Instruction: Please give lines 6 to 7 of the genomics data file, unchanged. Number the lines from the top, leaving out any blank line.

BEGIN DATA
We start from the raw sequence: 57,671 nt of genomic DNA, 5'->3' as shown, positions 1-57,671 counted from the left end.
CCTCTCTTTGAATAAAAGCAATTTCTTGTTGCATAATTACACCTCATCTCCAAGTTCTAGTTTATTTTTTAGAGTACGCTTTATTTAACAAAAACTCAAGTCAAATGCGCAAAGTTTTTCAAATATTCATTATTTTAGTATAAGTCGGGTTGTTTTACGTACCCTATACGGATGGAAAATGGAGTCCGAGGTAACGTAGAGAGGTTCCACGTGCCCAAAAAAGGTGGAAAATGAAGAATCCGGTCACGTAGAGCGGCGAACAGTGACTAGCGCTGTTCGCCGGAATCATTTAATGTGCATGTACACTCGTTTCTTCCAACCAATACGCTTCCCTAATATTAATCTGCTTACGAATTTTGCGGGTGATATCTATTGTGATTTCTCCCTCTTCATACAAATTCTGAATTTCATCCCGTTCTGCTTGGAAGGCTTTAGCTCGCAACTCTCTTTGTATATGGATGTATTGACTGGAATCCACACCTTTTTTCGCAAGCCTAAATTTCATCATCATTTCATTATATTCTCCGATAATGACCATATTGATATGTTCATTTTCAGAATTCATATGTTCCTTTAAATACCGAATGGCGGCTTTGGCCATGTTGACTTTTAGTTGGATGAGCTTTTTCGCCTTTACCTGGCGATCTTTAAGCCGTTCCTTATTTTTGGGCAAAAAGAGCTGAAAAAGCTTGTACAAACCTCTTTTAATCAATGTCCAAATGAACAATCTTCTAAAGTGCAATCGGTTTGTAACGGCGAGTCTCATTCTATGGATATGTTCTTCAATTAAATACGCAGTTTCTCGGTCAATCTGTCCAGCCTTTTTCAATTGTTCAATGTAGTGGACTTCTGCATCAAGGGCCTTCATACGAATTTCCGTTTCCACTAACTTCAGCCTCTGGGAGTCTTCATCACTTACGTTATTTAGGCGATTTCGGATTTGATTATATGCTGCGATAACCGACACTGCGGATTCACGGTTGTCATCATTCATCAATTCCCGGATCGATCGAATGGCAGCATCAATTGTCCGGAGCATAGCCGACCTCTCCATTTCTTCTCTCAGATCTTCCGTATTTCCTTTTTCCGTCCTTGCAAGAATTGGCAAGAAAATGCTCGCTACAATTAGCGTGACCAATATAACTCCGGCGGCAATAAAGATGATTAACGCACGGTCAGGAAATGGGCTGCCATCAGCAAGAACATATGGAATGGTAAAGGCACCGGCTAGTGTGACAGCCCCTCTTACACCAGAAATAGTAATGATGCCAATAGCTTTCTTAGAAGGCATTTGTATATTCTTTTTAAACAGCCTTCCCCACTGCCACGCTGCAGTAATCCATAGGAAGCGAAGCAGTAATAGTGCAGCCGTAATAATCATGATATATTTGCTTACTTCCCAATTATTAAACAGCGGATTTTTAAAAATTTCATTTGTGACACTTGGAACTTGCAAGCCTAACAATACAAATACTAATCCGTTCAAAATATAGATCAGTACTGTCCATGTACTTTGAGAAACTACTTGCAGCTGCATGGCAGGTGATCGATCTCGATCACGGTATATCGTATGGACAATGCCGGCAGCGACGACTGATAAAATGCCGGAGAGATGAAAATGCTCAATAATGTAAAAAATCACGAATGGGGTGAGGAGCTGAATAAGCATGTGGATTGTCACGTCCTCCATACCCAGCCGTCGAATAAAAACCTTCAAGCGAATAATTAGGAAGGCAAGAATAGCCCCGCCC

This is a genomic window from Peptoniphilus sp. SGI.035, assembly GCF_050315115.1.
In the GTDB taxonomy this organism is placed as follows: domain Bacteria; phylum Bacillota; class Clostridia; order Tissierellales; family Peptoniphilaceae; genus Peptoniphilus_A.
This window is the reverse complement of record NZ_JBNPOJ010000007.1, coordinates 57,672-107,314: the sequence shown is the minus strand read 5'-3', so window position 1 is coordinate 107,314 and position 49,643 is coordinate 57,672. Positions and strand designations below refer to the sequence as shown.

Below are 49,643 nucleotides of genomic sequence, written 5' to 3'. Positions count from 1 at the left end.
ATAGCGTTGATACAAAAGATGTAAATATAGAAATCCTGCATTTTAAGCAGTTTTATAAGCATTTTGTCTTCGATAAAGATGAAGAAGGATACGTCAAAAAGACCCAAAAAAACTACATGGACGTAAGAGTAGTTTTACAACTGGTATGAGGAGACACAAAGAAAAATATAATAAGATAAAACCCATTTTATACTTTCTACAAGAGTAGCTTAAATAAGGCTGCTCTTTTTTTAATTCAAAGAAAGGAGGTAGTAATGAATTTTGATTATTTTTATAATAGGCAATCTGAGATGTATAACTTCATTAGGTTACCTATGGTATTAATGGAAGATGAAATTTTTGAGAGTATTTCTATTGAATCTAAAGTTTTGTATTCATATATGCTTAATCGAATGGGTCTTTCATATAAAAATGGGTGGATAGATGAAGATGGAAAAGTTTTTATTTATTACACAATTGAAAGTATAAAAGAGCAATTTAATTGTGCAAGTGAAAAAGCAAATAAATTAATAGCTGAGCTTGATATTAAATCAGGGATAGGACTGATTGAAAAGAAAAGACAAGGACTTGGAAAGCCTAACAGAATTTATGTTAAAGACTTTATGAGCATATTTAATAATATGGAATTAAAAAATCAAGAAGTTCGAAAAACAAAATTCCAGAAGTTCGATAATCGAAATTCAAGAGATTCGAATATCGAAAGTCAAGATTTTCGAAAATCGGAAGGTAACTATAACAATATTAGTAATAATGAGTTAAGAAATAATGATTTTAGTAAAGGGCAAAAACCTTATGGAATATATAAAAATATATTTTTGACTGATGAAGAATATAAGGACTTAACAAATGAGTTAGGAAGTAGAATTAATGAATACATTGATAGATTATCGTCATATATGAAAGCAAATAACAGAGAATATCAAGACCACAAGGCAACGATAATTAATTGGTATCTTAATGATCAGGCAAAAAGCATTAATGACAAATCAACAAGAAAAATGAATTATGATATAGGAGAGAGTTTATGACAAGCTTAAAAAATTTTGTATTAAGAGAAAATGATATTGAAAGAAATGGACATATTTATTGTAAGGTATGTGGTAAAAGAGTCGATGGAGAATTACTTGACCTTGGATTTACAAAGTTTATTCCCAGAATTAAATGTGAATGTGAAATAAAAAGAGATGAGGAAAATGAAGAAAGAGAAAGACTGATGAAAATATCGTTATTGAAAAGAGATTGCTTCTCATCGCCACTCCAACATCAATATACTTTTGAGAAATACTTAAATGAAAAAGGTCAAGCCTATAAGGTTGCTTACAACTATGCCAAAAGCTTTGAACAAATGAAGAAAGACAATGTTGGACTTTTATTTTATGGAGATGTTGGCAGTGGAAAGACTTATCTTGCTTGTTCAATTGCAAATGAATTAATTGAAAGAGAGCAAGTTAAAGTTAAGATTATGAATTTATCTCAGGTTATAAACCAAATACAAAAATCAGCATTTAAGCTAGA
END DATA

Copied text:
Below are 49,643 nucleotides of genomic sequence, written 5' to 3'. Positions count from 1 at the left end.
ATAGCGTTGATACAAAAGATGTAAATATAGAAATCCTGCATTTTAAGCAGTTTTATAAGCATTTTGTCTTCGATAAAGATGAAGAAGGATACGTCAAAAAGACCCAAAAAAACTACATGGACGTAAGAGTAGTTTTACAACTGGTATGAGGAGACACAAAGAAAAATATAATAAGATAAAACCCATTTTATACTTTCTACAAGAGTAGCTTAAATAAGGCTGCTCTTTTTTTAATTCAAAGAAAGGAGGTAGTAATGAATTTTGATTATTTTTATAATAGGCAATCTGAGATGTATAACTTCATTAGGTTACCTATGGTATTAATGGAAGATGAAATTTTTGAGAGTATTTCTATTGAATCTAAAGTTTTGTATTCATATATGCTTAATCGAATGGGTCTTTCATATAAAAATGGGTGGATAGATGAAGATGGAAAAGTTTTTATTTATTACACAATTGAAAGTATAAAAGAGCAATTTAATTGTGCAAGTGAAAAAGCAAATAAATTAATAGCTGAGCTTGATATTAAATCAGGGATAGGACTGATTGAAAAGAAAAGACAAGGACTTGGAAAGCCTAACAGAATTTATGTTAAAGACTTTATGAGCATATTTAATAATATGGAATTAAAAAATCAAGAAGTTCGAAAAACAAAATTCCAGAAGTTCGATAATCGAAATTCAAGAGATTCGAATATCGAAAGTCAAGATTTTCGAAAATCGGAAGGTAACTATAACAATATTAGTAATAATGAGTTAAGAAATAATGATTTTAGTAAAGGGCAAAAACCTTATGGAATATATAAAAATATATTTTTGACTGATGAAGAATATAAGGACTTAACAAATGAGTTAGGAAGTAGAATTAATGAATACATTGATAGATTATCGTCATATATGAAAGCAAATAACAGAGAATATCAAGACCACAAGGCAACGATAATTAATTGGTATCTTAATGATCAGGCAAAAAGCATTAATGACAAATCAACAAGAAAAATGAATTATGATATAGGAGAGAGTTTATGACAAGCTTAAAAAATTTTGTATTAAGAGAAAATGATATTGAAAGAAATGGACATATTTATTGTAAGGTATGTGGTAAAAGAGTCGATGGAGAATTACTTGACCTTGGATTTACAAAGTTTATTCCCAGAATTAAATGTGAATGTGAAATAAAAAGAGATGAGGAAAATGAAGAAAGAGAAAGACTGATGAAAATATCGTTATTGAAAAGAGATTGCTTCTCATCGCCACTCCAACATCAATATACTTTTGAGAAATACTTAAATGAAAAAGGTCAAGCCTATAAGGTTGCTTACAACTATGCCAAAAGCTTTGAACAAATGAAGAAAGACAATGTTGGACTTTTATTTTATGGAGATGTTGGCAGTGGAAAGACTTATCTTGCTTGTTCAATTGCAAATGAATTAATTGAAAGAGAGCAAGTTAAAGTTAAGATTATGAATTTATCTCAGGTTATAAACCAAATACAAAAATCAGCATTTAAGCTAGA